www.whyville.net Nov 16, 2008 Weekly Issue

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Cancer Genome Sequenced

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(November 6) A really cool finding was published in the journal "Nature" today! Scientists at Washington University in St. Louis reported that they have sequenced the entire DNA genome of a patient with acute myeloid leukemia, which gives them exciting new information about how her cancer was caused.

OK, let's back up for a minute. We've talked before about genomes, and how they are the total of the entire DNA in one person (or other organism). At the time that each of us were first created, all the cells in our body had the exact same genome. So in theory, all of our body cells, which are all copies or modified versions of those very first cells, should all have the same genome, too. But scientists have known for a long time that it doesn't quite work that way. Over time, as the genome is replicated, or copied, to make new cells, sometimes there are changes in the DNA, called mutations. This actually happens all the time, for a number of reasons - mistakes made by proteins in the cell, or damage from outside forces like chemicals and UV light. But the cell has a number of mechanisms to repair almost all of the errors right away, so that generally a lasting mistake occur about 1 in 1,000,000,000 nucleotides of DNA.

Many mistakes are silent, meaning they don't cause any trouble at all, but many other mutations lead to a variety of diseases. Cancer can occur when certain mutations aren?t corrected, causing mutated cells to multiply and grow into tumors. Because the cells in the tumors all came from an original mutated cell, the tumor genome will be different from the normal genome of the cancer patient (the genome from her eye cells, for example).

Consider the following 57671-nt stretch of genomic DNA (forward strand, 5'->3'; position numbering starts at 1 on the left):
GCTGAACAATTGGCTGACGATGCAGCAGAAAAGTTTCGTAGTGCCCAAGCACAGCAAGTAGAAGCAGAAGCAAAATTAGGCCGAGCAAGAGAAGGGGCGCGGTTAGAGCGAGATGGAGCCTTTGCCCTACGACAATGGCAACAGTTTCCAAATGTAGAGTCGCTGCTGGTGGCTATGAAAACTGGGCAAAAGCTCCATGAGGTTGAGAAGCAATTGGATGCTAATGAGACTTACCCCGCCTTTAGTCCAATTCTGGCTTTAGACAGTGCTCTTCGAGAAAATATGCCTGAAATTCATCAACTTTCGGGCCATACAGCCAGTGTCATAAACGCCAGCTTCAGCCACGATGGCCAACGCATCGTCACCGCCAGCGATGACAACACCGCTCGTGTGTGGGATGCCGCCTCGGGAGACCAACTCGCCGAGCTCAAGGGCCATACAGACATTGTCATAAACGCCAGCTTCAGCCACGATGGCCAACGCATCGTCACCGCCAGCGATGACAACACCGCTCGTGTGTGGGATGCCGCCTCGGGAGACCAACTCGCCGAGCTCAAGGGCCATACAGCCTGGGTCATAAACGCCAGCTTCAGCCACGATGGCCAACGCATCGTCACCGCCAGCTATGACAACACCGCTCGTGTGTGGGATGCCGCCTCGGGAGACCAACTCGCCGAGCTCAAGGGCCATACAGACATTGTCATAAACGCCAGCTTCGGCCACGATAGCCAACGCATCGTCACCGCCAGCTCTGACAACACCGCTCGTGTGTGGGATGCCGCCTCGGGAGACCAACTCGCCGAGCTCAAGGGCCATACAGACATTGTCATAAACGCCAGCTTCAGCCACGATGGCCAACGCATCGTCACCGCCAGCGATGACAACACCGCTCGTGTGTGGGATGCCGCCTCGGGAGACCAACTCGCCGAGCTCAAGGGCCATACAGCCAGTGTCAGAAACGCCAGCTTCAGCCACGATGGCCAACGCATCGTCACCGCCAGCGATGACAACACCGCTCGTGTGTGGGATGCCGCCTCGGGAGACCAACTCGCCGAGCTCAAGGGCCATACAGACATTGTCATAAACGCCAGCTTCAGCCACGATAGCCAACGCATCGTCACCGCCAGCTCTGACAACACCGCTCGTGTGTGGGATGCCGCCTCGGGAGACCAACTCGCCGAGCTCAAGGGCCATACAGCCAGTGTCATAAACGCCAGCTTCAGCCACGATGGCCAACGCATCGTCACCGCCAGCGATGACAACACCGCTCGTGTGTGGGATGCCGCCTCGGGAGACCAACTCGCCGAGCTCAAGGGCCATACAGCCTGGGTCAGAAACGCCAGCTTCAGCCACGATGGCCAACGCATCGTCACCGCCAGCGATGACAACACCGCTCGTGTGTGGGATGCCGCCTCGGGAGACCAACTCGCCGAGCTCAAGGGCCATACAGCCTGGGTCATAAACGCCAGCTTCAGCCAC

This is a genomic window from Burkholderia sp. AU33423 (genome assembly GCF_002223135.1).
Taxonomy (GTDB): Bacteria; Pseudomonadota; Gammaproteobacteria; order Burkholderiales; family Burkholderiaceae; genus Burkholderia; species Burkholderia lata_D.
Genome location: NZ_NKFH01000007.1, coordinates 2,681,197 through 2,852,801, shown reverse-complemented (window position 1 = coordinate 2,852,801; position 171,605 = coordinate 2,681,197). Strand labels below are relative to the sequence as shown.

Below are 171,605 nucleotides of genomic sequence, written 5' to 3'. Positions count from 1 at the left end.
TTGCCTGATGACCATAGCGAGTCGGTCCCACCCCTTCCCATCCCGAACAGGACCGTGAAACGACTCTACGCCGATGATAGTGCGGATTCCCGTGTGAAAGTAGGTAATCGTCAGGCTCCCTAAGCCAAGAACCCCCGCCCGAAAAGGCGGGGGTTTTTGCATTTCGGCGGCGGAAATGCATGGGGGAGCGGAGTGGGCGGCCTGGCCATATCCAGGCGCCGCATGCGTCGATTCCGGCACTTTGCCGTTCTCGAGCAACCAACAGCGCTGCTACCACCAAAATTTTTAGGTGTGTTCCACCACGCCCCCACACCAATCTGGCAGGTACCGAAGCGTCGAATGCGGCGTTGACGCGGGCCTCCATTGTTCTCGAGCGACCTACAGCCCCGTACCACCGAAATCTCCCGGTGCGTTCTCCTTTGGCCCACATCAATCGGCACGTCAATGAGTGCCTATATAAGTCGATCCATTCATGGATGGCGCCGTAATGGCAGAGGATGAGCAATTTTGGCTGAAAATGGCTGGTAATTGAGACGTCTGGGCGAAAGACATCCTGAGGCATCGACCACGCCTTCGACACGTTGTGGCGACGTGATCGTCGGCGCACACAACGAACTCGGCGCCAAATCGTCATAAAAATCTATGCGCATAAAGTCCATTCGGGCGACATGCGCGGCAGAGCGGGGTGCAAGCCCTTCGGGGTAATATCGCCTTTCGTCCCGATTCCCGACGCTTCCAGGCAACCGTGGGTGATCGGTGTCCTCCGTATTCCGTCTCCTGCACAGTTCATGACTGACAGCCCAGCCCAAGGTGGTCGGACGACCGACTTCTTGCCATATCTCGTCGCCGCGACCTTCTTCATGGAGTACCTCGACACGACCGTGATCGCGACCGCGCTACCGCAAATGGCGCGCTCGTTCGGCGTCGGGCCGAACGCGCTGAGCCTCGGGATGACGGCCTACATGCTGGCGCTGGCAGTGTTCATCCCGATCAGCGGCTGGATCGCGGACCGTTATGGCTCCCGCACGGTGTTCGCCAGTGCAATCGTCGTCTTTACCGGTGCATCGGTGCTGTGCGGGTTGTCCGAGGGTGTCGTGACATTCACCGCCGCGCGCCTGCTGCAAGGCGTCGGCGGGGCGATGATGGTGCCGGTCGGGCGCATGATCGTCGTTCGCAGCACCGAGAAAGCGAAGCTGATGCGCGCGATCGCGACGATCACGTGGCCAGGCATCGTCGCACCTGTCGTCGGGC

In this new research, scientists determined the entire sequences of both the normal genome and the leukemia cell genome and compared the two. By studying the differences between the genomes, scientists saw, for the very first time, all of the mutations that were present specifically in the cancer cells, but not in normal cells. This provides new information about the types of DNA changes that contribute to cancer. It's important to note that cancer is caused by a number of things all going wrong, not just one mutation here or there. So these new findings provided a big-picture view of all the things that went wrong in the patient's cells, but there is still work to be done on understanding which mutations actually helped cause the cancer. This is a very big first step in figuring all that out.

This issue of Nature has a number of great articles about this topic. Would you ever want your genome sequenced? What kind of information would you want to find out? I totally want to do it, mostly to see just how identical my twin sister Jhilya and I are, 30 years after the embryo divided. That's a long time to accumulate mutations; I'd be curious what our genomes look like! (Sis, are you reading? Wanna get sequenced?)

Author's Note: Sources:

Editor's Note: For more blogs from Dr. Rabiah, visit Science Chicago's website at: http://www.sciencechicagoblog.com


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